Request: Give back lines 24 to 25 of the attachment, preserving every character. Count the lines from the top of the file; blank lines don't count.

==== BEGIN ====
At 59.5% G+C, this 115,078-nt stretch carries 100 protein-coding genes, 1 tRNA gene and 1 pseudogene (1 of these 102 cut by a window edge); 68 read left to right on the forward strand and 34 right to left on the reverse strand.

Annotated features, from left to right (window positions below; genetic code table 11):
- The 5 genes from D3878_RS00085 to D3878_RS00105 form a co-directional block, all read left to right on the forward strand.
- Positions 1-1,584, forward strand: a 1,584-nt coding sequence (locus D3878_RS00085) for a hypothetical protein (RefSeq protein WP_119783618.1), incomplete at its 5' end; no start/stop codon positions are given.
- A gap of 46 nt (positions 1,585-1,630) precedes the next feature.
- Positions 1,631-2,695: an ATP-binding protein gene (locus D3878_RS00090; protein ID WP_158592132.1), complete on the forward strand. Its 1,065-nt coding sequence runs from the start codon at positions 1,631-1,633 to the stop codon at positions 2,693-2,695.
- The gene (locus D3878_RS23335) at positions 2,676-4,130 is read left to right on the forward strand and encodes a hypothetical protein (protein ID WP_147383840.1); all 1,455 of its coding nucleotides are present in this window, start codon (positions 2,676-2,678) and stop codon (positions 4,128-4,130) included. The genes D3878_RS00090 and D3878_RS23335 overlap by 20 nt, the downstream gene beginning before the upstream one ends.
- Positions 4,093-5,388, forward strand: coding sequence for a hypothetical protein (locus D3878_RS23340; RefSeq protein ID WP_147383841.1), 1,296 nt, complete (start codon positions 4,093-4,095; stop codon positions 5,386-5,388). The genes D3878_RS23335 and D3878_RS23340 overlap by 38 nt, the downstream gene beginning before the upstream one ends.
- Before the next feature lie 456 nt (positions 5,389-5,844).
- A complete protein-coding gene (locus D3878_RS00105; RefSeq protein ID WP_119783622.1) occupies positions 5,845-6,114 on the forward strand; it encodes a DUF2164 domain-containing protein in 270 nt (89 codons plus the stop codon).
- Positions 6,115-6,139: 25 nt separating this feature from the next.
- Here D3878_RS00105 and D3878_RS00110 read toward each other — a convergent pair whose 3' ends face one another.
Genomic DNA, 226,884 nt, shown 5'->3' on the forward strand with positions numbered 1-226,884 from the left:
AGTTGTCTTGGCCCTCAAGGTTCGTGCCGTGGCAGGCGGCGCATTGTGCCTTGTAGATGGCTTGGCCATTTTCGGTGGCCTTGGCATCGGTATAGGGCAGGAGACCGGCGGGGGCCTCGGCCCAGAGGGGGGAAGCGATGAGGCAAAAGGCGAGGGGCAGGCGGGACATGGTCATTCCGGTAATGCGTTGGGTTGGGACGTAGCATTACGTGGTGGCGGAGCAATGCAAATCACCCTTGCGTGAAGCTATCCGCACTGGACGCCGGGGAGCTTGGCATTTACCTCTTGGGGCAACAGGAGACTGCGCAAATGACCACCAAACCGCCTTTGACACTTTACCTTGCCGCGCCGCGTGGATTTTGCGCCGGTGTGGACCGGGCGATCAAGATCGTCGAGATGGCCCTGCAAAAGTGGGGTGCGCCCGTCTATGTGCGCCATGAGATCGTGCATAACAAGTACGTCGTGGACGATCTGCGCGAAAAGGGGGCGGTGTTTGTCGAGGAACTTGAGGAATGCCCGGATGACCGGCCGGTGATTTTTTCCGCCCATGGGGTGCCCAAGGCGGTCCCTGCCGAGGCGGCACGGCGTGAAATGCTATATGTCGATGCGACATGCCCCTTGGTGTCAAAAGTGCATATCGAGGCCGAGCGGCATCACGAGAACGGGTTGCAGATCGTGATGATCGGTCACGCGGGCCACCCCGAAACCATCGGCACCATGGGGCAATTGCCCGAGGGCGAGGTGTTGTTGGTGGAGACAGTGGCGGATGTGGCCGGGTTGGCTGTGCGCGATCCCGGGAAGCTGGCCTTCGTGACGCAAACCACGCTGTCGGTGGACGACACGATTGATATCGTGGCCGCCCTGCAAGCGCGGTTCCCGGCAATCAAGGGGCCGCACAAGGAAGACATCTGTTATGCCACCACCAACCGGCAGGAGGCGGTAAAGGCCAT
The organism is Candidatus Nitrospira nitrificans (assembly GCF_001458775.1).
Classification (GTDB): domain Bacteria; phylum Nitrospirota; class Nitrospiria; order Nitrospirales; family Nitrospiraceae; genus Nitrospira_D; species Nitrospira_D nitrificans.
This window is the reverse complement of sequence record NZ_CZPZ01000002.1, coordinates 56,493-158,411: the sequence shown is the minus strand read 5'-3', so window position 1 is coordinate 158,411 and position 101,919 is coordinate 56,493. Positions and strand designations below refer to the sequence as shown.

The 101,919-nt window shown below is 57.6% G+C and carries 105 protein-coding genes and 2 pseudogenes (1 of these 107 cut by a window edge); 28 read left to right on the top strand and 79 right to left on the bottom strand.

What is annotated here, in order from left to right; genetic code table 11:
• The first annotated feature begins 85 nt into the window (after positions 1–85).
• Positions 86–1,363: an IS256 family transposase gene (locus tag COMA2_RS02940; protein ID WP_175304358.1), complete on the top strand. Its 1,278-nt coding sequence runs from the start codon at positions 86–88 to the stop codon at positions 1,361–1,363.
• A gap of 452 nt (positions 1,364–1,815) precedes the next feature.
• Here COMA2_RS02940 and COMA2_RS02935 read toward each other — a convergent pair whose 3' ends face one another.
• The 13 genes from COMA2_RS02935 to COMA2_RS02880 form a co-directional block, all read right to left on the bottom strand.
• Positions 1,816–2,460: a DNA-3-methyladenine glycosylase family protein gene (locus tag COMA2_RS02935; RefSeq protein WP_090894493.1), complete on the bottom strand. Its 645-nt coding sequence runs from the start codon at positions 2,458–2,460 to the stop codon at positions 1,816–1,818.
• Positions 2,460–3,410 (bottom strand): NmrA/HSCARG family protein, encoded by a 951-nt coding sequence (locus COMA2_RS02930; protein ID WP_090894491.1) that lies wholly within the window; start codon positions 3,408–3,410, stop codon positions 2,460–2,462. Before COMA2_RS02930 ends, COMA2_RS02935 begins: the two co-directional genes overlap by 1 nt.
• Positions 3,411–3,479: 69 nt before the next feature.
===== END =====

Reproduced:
• The 13 genes from COMA2_RS02935 to COMA2_RS02880 form a co-directional block, all read right to left on the bottom strand.
• Positions 1,816–2,460: a DNA-3-methyladenine glycosylase family protein gene (locus tag COMA2_RS02935; RefSeq protein WP_090894493.1), complete on the bottom strand. Its 645-nt coding sequence runs from the start codon at positions 2,458–2,460 to the stop codon at positions 1,816–1,818.